For immunocytochemical analysis, cells were fixed with phosphate buffered saline (PBS) containing 4% paraformaldehyde (PFA) for 30 min at room temperature (RT). The cells were analyzed by immunofluorescence staining using antibodies to the following proteins: β-III-tubulin (1:1000, Sigma), NANOG (1:100, ReproCELL), OCT3/4 (1:200, Santa Cruz Biotechnology), SSEA-4 (1:200, Millipore), TRA-1-60 (1:200, Millipore), TH (1:100, Millipore), α-synuclein (1:500, Invitrogen), pα-synuclein (1:1000, Wako), cleaved-Caspase3 (1:500, Cell Signaling) and ComplexIII (C-III)-core I (1:200, Invitrogen). Cells were washed with PBS after incubation with the primary antibody, followed by incubation with an Alexa Fluor 488-, Alexa Fluor 555-, or Alexa Fluor 647-conjugated secondary antibody (1:500, Invitrogen). Images were obtained using Apotome (Zeiss) or LSM-710 confocal (Zeiss) microscopes.
PCR amplification of genomic DNA
Reverse transcription (RT)-PCR
RNA isolation and reverse transcription (RT)-PCR were performed as previously described. The amount of cDNA was normalized to β-actin mRNA. Real-time RT-PCR was performed on a ABI PRISM Sequence detection System 7900HT (Applied BioSystems) using SYBR premix ExTaq (Takara). Primers for the detection of Oct4, the transgenes Oct4-tg, Sox2-tg, Klf4-tg and c-Myc-tg, and MAO-A, and -B have been previously described[10, 15].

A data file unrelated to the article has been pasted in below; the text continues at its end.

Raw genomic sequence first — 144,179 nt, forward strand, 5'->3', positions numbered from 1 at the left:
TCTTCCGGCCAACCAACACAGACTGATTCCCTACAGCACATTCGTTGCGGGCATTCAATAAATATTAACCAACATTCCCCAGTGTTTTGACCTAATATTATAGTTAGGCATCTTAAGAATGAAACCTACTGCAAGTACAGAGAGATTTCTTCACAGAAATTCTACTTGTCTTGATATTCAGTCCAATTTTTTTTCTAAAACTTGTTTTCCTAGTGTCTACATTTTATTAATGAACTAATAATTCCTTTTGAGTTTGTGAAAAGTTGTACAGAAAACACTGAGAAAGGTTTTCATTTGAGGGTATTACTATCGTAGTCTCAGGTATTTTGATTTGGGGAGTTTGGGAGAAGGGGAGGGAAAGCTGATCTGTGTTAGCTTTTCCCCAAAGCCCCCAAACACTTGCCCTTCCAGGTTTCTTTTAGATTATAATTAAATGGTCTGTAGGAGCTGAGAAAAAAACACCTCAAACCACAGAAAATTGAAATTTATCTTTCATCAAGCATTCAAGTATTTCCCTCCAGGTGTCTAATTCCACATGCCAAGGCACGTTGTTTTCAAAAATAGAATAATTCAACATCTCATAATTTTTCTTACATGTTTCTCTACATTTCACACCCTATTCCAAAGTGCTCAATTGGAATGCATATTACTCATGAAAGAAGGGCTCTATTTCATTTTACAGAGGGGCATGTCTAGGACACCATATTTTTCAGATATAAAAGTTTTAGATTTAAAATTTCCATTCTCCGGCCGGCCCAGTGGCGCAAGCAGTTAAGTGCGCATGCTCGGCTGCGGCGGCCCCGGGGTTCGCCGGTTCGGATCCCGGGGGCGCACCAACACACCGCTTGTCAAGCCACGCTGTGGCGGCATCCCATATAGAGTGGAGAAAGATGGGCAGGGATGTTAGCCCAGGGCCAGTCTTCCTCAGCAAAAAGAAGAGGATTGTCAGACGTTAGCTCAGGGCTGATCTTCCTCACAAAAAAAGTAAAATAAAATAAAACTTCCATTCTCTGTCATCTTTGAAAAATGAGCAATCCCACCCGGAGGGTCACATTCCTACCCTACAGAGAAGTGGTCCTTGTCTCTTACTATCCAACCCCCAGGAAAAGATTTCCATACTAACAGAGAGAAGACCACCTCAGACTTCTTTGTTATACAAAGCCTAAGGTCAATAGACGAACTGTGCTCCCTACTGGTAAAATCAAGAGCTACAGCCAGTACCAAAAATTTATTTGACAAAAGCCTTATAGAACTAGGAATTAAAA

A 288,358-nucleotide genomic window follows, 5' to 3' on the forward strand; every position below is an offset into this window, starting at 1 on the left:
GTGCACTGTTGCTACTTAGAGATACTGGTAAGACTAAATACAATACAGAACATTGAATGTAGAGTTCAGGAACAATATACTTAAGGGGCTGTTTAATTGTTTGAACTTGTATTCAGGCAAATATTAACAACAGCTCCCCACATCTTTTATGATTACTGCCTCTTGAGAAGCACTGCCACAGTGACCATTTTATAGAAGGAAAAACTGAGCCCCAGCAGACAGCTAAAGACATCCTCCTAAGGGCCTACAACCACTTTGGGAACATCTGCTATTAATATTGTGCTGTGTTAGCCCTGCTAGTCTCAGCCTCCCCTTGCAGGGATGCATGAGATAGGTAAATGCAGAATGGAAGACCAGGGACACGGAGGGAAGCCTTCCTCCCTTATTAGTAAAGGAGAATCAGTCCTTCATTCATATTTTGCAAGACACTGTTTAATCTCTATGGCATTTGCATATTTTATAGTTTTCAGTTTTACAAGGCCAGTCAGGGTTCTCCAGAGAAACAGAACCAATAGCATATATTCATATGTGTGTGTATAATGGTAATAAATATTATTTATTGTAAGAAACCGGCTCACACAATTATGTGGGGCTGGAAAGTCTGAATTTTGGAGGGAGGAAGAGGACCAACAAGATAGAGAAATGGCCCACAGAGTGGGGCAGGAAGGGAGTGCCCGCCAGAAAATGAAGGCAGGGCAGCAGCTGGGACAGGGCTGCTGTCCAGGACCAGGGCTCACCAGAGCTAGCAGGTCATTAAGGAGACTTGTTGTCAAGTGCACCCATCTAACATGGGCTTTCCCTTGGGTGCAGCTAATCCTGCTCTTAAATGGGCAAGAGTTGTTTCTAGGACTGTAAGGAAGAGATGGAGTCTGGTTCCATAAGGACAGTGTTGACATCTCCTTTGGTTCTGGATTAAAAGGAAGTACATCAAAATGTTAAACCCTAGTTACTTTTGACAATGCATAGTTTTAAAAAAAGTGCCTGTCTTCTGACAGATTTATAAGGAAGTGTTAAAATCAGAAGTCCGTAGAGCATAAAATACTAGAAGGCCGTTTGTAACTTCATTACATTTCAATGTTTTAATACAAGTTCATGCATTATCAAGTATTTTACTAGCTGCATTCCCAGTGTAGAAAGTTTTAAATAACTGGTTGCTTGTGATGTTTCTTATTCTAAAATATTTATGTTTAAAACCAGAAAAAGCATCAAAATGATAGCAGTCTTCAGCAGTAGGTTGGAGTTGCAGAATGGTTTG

To assess teratoma formation, iPSCs were injected into the testis of 8-week-old NOD/SCID mice (OYG International) as previously described. Eight weeks after transplantation, tumors were dissected and fixed with 4% PFA in PBS. Paraffin-embedded tissue was sectioned and stained with H&E. Images were obtained using a BZ-9000 (Keyence) microscope.
Genomic DNA was restricted, labeled, and purified using the Agilent Oligo CGH Microarray Kit (Agilent Technologies) according to the manufacturer’s protocol. Labeled genomic DNA was processed for hybridization on a 4x 180K microarray (Agilent Technologies). Processing was performed as instructed by the manufacturer. The genomic analysis was performed using Agilent Genomic Workbench ver. 6.0 software (Agilent Technologies).
Reduced GSH levels were measured according to the kit manufacturer’s protocol (GSH-Glo Glutathione Assay; Promega). Chymotrypsin-like proteasome activity was measured using a Cell-Based Proteasome-Glo Assay according to the manufacturer’s instructions (Promega). Briefly, neural cells (1.0 × 104) derived from neurospheres were seeded in triplicate into a white 96-well plate (Nunc). Prepared reagent (100 μl) was added to each well. After incubation for 10 min at RT, luminescence intensity was recorded. ROS levels were determined by measuring DCFH-DA fluorescence (Invitrogen). Briefly, neurons were incubated with 5 μM DCFH-DA and Hoechst (1:2000) for 30 min at 37°C, after which they were washed with PBS and then incubated in differentiation media. Fluorescence was measured by an In Cell Analyzer 2000 system (GE Healthcare Biosciences).